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About MustHit165

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  1. For self study, alot of people pair The LSAT Trainer with another book or online course. The Trainer is like having a personal tutor.
  2. U of A's applicant profile last year's lowest GPA was 3.2/4 which is equivalent to 80% and the one person that got in had an LSAT of 167 to 169. Uvic's applicant profiles (two people) lowest GPAs were 3.2 to 3.29 on a 4.3 scale I believe with LSAT scores in the 95 to 99 percentile which is equivalent to an LSAT score of about 174 to 180. TRU hasn't released applicant profiles. Based on the applicant profiles from the two schools, increasing both GPA and LSAT seem to be your best bet.
  3. Awesome advice! I will use that strategy of skipping the last game, passage, and parallell questions on my next PT. I have a excellent GPA that would likely get me into my school of choice based on last year's applicant profile with a LSAT score of 155. Some were admitted with a lesser GPA. If I hit a 160 or more, that could result in a scholarship offer. I am not sure I trust my diagnostic and PT1 scores since I had next to no studying for PT1 and the diagnostic was just that, a diagnostic with zero studying and timed. Also, both were done online so I could not mark and skip questions like I could via a paper test. I think I'll have a far better gauge of where exactly I am on this next PT with studying/reviewing/ and learning new strategies. Thats an awesome improvement from 147 to 166. How long did it take you to reach that score (hrs of studying and time horizon)? What resources did you use? Thanks for the PM offer, I might take you up on that.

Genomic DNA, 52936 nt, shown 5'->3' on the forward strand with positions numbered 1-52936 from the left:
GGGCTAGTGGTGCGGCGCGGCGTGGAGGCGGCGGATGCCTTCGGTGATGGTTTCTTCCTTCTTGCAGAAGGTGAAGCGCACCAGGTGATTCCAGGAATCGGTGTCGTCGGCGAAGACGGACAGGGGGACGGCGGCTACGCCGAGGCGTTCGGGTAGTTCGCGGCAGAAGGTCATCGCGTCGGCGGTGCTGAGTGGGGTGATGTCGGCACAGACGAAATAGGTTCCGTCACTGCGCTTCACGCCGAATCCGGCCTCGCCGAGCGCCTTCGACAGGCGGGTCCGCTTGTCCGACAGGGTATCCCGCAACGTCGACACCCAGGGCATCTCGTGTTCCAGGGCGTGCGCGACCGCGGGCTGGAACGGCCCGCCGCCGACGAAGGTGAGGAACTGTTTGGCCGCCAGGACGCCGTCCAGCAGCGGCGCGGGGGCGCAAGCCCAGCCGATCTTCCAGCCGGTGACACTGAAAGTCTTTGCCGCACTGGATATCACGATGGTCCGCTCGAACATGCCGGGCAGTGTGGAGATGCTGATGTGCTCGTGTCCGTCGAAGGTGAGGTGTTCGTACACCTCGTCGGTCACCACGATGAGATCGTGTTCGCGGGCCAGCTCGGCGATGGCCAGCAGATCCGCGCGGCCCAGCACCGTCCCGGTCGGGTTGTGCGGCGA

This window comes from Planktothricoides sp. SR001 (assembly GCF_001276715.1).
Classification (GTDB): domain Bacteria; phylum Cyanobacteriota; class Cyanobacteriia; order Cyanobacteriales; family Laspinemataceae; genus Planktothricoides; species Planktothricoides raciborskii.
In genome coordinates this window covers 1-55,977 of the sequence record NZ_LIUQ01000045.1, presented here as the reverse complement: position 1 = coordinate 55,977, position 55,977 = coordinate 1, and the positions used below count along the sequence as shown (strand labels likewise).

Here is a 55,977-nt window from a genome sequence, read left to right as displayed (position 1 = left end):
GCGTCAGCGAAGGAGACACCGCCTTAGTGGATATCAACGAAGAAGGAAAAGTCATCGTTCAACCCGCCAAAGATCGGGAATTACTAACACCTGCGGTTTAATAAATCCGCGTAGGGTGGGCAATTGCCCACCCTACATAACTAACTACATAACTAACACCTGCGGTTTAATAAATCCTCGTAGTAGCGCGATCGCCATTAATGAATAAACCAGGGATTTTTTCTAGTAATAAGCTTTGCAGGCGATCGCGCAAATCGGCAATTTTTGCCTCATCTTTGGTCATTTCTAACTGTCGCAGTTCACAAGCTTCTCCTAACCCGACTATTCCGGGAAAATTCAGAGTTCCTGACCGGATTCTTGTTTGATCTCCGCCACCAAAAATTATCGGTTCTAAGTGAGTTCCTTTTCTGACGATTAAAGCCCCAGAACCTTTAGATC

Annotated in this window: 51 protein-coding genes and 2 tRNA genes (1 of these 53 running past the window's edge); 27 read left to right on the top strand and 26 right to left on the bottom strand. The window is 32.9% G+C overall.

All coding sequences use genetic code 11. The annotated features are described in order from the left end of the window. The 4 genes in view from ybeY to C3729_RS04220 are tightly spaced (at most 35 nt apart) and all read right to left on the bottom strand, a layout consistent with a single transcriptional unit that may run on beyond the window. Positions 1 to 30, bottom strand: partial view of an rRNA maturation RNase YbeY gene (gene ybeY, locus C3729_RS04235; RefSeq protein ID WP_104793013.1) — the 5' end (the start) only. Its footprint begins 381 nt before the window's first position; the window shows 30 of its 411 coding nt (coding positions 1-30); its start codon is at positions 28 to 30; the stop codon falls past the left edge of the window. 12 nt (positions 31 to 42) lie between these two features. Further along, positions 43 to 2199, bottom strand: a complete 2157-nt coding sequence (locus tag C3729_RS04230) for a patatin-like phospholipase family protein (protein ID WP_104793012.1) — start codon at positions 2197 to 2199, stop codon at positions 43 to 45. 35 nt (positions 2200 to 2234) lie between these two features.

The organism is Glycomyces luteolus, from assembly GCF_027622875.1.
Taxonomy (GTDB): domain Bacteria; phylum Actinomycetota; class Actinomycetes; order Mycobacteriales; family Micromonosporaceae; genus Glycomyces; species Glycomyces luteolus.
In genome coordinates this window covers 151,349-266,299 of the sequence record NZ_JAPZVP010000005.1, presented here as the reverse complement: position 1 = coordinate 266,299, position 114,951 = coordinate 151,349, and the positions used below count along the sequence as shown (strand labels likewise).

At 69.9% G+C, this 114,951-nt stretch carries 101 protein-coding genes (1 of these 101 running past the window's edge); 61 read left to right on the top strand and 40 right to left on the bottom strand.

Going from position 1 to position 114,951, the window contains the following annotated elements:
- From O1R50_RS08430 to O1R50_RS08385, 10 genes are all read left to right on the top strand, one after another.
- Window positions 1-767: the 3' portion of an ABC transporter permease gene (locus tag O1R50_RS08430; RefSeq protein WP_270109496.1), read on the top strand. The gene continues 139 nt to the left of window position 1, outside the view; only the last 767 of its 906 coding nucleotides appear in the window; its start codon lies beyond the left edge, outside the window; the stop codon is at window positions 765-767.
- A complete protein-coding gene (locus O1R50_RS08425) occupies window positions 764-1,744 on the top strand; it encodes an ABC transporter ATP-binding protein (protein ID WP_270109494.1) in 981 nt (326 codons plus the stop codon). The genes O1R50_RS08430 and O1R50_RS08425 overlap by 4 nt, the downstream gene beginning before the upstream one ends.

4. Thats a good plan, make money to pay for first year tuition. I am an older student who just graduated. It wouldn't be the best for me to wait another year to get in. However, I am open to taking the March exam if I decide to cancel my score for this January one. I am pretty sure I will keep the score if I am PTing around 155. It'd be ideal to PT around 160 to 165, but that doesn't seem likely. I will have a better idea of where I am by the end of this week based on what the PT says after having time to really study for it. But yeah, I already registered and applied to my school of choice. So it'd be a waste to postpone at this point.
  5. Thanks for the input. Are there any positives to postponing? I would be losing my application fee for the test and the school. Also, I get the experience of doing the test. If I am not performing at 155 PTs or greater that week, I would take the test and likely cancel the score. I have heard of significant improvements happening in a one month time frame. It seems like this depends on how much someone wants it and I'm hoping to be one of those few that can do it!